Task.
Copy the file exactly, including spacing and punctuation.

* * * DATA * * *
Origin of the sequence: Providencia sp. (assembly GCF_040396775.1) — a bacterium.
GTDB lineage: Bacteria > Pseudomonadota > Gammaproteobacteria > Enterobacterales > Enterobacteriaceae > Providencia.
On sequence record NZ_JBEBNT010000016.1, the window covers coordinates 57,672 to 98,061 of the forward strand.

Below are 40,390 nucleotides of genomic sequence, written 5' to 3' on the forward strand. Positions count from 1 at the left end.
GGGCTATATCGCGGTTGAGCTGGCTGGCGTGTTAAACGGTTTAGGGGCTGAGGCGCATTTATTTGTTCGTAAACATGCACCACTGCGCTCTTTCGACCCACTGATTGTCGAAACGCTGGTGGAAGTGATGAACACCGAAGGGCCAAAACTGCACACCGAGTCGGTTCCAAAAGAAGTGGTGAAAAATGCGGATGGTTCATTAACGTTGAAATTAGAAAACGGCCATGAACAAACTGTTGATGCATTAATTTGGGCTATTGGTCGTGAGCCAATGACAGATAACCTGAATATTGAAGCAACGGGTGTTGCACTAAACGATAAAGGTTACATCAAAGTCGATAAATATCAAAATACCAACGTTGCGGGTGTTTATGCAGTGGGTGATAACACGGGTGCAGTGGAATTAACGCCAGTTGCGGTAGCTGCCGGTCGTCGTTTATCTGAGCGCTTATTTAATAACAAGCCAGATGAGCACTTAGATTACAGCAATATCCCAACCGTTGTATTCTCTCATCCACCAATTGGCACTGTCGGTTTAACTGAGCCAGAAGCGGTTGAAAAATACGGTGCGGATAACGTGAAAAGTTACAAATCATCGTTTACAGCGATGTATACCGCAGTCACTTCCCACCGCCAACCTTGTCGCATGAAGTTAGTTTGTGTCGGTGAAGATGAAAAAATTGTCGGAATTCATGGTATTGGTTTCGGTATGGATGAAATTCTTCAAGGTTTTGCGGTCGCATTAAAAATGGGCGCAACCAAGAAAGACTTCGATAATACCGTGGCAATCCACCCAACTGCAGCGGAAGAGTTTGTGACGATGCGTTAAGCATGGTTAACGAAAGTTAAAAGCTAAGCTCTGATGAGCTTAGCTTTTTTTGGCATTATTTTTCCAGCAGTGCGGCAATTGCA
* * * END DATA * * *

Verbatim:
Origin of the sequence: Providencia sp. (assembly GCF_040396775.1) — a bacterium.
GTDB lineage: Bacteria > Pseudomonadota > Gammaproteobacteria > Enterobacterales > Enterobacteriaceae > Providencia.
On sequence record NZ_JBEBNT010000016.1, the window covers coordinates 57,672 to 98,061 of the forward strand.

Below are 40,390 nucleotides of genomic sequence, written 5' to 3' on the forward strand. Positions count from 1 at the left end.
GGGCTATATCGCGGTTGAGCTGGCTGGCGTGTTAAACGGTTTAGGGGCTGAGGCGCATTTATTTGTTCGTAAACATGCACCACTGCGCTCTTTCGACCCACTGATTGTCGAAACGCTGGTGGAAGTGATGAACACCGAAGGGCCAAAACTGCACACCGAGTCGGTTCCAAAAGAAGTGGTGAAAAATGCGGATGGTTCATTAACGTTGAAATTAGAAAACGGCCATGAACAAACTGTTGATGCATTAATTTGGGCTATTGGTCGTGAGCCAATGACAGATAACCTGAATATTGAAGCAACGGGTGTTGCACTAAACGATAAAGGTTACATCAAAGTCGATAAATATCAAAATACCAACGTTGCGGGTGTTTATGCAGTGGGTGATAACACGGGTGCAGTGGAATTAACGCCAGTTGCGGTAGCTGCCGGTCGTCGTTTATCTGAGCGCTTATTTAATAACAAGCCAGATGAGCACTTAGATTACAGCAATATCCCAACCGTTGTATTCTCTCATCCACCAATTGGCACTGTCGGTTTAACTGAGCCAGAAGCGGTTGAAAAATACGGTGCGGATAACGTGAAAAGTTACAAATCATCGTTTACAGCGATGTATACCGCAGTCACTTCCCACCGCCAACCTTGTCGCATGAAGTTAGTTTGTGTCGGTGAAGATGAAAAAATTGTCGGAATTCATGGTATTGGTTTCGGTATGGATGAAATTCTTCAAGGTTTTGCGGTCGCATTAAAAATGGGCGCAACCAAGAAAGACTTCGATAATACCGTGGCAATCCACCCAACTGCAGCGGAAGAGTTTGTGACGATGCGTTAAGCATGGTTAACGAAAGTTAAAAGCTAAGCTCTGATGAGCTTAGCTTTTTTTGGCATTATTTTTCCAGCAGTGCGGCAATTGCA